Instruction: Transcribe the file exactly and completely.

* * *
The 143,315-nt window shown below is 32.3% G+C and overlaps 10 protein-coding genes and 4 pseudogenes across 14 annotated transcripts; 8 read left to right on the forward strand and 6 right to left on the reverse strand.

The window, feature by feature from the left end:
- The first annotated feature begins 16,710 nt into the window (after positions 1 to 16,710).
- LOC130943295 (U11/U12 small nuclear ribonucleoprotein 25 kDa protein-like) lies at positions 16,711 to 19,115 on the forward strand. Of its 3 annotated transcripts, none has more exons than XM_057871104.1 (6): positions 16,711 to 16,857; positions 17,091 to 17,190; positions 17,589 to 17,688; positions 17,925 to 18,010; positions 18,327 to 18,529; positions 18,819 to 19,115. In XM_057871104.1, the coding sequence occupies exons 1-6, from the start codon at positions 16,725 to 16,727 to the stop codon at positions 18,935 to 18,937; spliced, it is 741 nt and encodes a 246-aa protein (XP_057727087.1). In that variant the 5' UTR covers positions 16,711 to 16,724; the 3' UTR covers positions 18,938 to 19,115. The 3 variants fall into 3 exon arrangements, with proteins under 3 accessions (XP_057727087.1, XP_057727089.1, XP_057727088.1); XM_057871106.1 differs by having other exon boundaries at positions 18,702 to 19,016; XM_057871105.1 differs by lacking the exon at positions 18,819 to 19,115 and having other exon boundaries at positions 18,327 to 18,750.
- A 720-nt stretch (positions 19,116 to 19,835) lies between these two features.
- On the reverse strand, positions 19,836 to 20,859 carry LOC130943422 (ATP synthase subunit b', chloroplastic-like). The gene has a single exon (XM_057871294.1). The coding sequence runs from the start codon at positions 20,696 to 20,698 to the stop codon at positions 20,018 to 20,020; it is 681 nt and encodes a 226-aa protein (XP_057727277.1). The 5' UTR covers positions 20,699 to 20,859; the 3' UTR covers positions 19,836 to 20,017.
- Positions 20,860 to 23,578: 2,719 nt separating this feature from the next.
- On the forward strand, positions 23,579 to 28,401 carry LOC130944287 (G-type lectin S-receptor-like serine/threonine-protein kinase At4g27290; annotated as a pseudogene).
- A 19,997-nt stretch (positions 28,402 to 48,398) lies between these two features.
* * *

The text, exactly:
The 143,315-nt window shown below is 32.3% G+C and overlaps 10 protein-coding genes and 4 pseudogenes across 14 annotated transcripts; 8 read left to right on the forward strand and 6 right to left on the reverse strand.

The window, feature by feature from the left end:
- The first annotated feature begins 16,710 nt into the window (after positions 1 to 16,710).
- LOC130943295 (U11/U12 small nuclear ribonucleoprotein 25 kDa protein-like) lies at positions 16,711 to 19,115 on the forward strand. Of its 3 annotated transcripts, none has more exons than XM_057871104.1 (6): positions 16,711 to 16,857; positions 17,091 to 17,190; positions 17,589 to 17,688; positions 17,925 to 18,010; positions 18,327 to 18,529; positions 18,819 to 19,115. In XM_057871104.1, the coding sequence occupies exons 1-6, from the start codon at positions 16,725 to 16,727 to the stop codon at positions 18,935 to 18,937; spliced, it is 741 nt and encodes a 246-aa protein (XP_057727087.1). In that variant the 5' UTR covers positions 16,711 to 16,724; the 3' UTR covers positions 18,938 to 19,115. The 3 variants fall into 3 exon arrangements, with proteins under 3 accessions (XP_057727087.1, XP_057727089.1, XP_057727088.1); XM_057871106.1 differs by having other exon boundaries at positions 18,702 to 19,016; XM_057871105.1 differs by lacking the exon at positions 18,819 to 19,115 and having other exon boundaries at positions 18,327 to 18,750.
- A 720-nt stretch (positions 19,116 to 19,835) lies between these two features.
- On the reverse strand, positions 19,836 to 20,859 carry LOC130943422 (ATP synthase subunit b', chloroplastic-like). The gene has a single exon (XM_057871294.1). The coding sequence runs from the start codon at positions 20,696 to 20,698 to the stop codon at positions 20,018 to 20,020; it is 681 nt and encodes a 226-aa protein (XP_057727277.1). The 5' UTR covers positions 20,699 to 20,859; the 3' UTR covers positions 19,836 to 20,017.
- Positions 20,860 to 23,578: 2,719 nt separating this feature from the next.
- On the forward strand, positions 23,579 to 28,401 carry LOC130944287 (G-type lectin S-receptor-like serine/threonine-protein kinase At4g27290; annotated as a pseudogene).
- A 19,997-nt stretch (positions 28,402 to 48,398) lies between these two features.